Variants of Martensite

The transformations under consideration are all symmetry lowering; that is, the lattice of the austenite has higher symmetry than the lattice of the martensite. Consequently, there are multiple configurations of the martensite lattice, and these are called variants.

For example, the cubic to tetragonal transition in 2-dimensions has two variants as depicted in Figure 1 below.

Figure 1: Left is a 2-dimensional cubic lattice, and at the right are the two variants of a 2-dimensional tetragonal lattice.

To find all of the variants:

Possible symmetry lowering transformations between Bravais lattices are given in the table below, where the hexagonal and triclinic lattices are not included.

Symmetry Lowering Transitions

Parent Product Number of Variants, n
cubic tetragonal 3
cubic trigonal 4
cubic orthorhombic 6
cubic monoclinic 12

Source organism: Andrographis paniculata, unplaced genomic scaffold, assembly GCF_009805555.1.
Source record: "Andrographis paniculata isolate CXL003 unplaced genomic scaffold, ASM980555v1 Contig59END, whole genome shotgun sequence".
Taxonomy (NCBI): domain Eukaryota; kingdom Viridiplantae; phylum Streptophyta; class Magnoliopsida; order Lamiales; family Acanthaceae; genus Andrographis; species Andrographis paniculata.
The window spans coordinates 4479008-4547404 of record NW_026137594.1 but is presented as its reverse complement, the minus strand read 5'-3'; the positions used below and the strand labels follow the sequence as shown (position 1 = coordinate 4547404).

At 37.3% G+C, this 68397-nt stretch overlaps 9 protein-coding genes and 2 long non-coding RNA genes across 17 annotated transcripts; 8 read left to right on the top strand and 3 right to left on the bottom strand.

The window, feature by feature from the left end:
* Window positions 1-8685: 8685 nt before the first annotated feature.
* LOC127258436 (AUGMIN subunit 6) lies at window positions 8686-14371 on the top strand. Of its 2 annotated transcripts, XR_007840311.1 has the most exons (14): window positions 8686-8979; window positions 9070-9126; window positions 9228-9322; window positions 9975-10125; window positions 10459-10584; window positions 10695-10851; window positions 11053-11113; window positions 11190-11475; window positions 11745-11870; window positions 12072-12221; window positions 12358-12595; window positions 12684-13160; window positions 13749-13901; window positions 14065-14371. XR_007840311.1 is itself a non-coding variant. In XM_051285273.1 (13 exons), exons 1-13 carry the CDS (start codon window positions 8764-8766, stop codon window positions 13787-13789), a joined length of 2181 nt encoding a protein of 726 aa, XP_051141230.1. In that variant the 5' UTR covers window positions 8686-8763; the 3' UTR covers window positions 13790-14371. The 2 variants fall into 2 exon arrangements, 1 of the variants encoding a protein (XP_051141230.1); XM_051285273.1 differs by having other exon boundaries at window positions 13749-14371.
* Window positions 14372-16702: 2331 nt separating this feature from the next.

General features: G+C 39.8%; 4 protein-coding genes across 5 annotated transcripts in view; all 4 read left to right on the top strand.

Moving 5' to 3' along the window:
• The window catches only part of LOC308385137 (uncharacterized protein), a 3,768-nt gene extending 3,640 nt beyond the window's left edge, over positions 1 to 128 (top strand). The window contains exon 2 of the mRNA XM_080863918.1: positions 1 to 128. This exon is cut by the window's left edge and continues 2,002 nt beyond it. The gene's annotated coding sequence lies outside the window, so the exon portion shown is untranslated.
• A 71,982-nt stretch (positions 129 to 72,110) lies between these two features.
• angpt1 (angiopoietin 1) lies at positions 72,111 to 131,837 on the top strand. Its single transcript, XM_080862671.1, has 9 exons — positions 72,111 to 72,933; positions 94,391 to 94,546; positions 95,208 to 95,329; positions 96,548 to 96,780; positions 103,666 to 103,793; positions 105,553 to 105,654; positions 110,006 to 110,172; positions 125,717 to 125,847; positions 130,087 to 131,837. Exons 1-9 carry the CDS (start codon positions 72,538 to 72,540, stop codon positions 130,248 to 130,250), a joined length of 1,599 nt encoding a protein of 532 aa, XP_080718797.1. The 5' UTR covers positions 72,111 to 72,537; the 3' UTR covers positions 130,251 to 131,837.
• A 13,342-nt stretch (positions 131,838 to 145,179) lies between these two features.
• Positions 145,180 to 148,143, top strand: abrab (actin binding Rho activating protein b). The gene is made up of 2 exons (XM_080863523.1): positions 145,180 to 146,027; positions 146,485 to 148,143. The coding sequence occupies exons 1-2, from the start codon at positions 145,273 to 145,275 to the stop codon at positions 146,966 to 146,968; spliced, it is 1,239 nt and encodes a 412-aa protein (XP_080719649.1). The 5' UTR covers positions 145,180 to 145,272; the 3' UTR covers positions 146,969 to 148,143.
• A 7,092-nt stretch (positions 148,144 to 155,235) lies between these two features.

tetragonal orthorhombic 2
tetragonal monoclinic 4
orthorhombic monoclinic 2
trigonal monoclinic 3

In the table above, the first column is the crystal structure of the parent phase; the second lists the crystal structure of the product phase; and the last column gives the number of variants of the product phase.

Once all of the variants are known, then the energy functional and its energy wells can be constructed for the material.


Some references are

  1. ``Proposed experimental tests of a theory of fine microstructure and the two-well problem.'' by John M. Ball and Richard D. James. Philosophical Transactions of the Royal Society of London A 338, 389 (1992).

  2. `Symmetry and microstructure in martensites.'' by Kevin F. Hane and Thomas W. Shield. Philosophical Magazine A, 78, 1512 (1998).

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